Pioneer Gibson dies at 76
Monday, September 29, 2003
Althea Gibson, a sports pioneer who broke the color barrier in tennis in the 1950s as the first black woman to win Wimbledon and U.S. national titles, died Sunday. She was 76.
Gibson had been seriously ill for years and died at East Orange General Hospital in New Jersey, where she had spent the last week, according to Darryl Jeffries, a spokes man for the city of East Orange.
Gibson was the first black to compete in the U.S. championships, in 1950, and at Wimbledon, in 1951. However, it wasn't until several years later that she began to win major tournaments, including the Wimbledon and U.S. championships in 1957 and 1958, the French Open, and three doubles titles at Wimbledon (1956-58).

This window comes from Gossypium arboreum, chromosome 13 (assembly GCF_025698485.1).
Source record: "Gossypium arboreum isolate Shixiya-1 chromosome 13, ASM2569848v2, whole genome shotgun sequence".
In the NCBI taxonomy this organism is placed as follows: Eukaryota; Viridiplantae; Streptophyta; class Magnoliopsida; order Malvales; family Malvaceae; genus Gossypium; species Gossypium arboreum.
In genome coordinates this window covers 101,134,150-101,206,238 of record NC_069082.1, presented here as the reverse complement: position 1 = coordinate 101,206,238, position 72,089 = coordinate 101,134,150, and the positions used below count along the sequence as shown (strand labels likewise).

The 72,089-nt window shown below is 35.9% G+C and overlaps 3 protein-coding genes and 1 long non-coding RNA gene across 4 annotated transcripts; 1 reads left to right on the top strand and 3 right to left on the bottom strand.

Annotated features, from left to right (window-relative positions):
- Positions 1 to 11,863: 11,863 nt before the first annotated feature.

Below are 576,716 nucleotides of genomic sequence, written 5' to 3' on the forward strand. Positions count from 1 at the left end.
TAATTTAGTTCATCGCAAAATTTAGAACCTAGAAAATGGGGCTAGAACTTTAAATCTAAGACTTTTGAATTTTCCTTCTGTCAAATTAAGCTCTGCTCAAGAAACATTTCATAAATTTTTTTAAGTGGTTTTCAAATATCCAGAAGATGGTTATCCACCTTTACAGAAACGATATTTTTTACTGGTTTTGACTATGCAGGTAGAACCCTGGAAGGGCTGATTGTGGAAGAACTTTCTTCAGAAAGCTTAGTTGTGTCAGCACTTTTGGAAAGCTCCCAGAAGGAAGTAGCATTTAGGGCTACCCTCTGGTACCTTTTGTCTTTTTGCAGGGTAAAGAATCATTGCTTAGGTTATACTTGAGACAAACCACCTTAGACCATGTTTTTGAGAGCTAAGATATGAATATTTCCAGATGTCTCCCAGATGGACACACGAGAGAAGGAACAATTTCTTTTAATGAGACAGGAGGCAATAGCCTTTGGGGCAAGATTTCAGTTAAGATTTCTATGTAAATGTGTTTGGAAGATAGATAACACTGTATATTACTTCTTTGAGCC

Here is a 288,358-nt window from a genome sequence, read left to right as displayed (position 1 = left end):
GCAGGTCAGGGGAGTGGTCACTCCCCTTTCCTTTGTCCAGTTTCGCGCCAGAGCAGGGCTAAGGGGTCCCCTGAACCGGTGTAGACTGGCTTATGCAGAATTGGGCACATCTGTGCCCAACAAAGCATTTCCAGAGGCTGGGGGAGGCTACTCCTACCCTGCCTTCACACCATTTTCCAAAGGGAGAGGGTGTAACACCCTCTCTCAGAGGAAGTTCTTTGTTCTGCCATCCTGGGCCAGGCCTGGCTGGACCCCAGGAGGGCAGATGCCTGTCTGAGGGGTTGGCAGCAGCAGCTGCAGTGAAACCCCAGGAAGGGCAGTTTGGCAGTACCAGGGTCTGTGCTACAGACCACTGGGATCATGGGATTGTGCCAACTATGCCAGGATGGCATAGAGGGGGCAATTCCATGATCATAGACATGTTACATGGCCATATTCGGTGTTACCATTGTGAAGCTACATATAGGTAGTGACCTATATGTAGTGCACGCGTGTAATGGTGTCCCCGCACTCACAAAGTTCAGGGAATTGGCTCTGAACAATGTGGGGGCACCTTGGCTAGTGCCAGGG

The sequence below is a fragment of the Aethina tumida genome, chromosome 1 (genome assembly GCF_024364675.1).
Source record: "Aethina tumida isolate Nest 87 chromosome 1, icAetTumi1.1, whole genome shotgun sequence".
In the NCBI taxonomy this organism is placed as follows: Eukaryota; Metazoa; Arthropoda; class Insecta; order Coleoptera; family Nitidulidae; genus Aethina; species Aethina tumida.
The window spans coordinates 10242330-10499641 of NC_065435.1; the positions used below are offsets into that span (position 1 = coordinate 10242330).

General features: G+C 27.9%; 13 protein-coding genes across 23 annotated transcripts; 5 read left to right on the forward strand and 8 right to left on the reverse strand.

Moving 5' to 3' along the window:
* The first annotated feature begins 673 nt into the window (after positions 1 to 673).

"Who could have imagined? Who could have thought?" Gibson said in 1988 as she presented her Wimbledon trophies to the Smithsonian Institution's National Museum of American History.
"Here stands before you a Negro woman, raised in Harlem, who went on to become a tennis player ... and finally wind up being a world champion, in fact, the first black woman champion of this world," she said. "And believe it or not, I still am."
Gibson broke racial barriers not only in tennis but in the Ladies Professional Golf Association. She even toured with the Harlem Globetrotters after retiring from tennis in the late 1950s.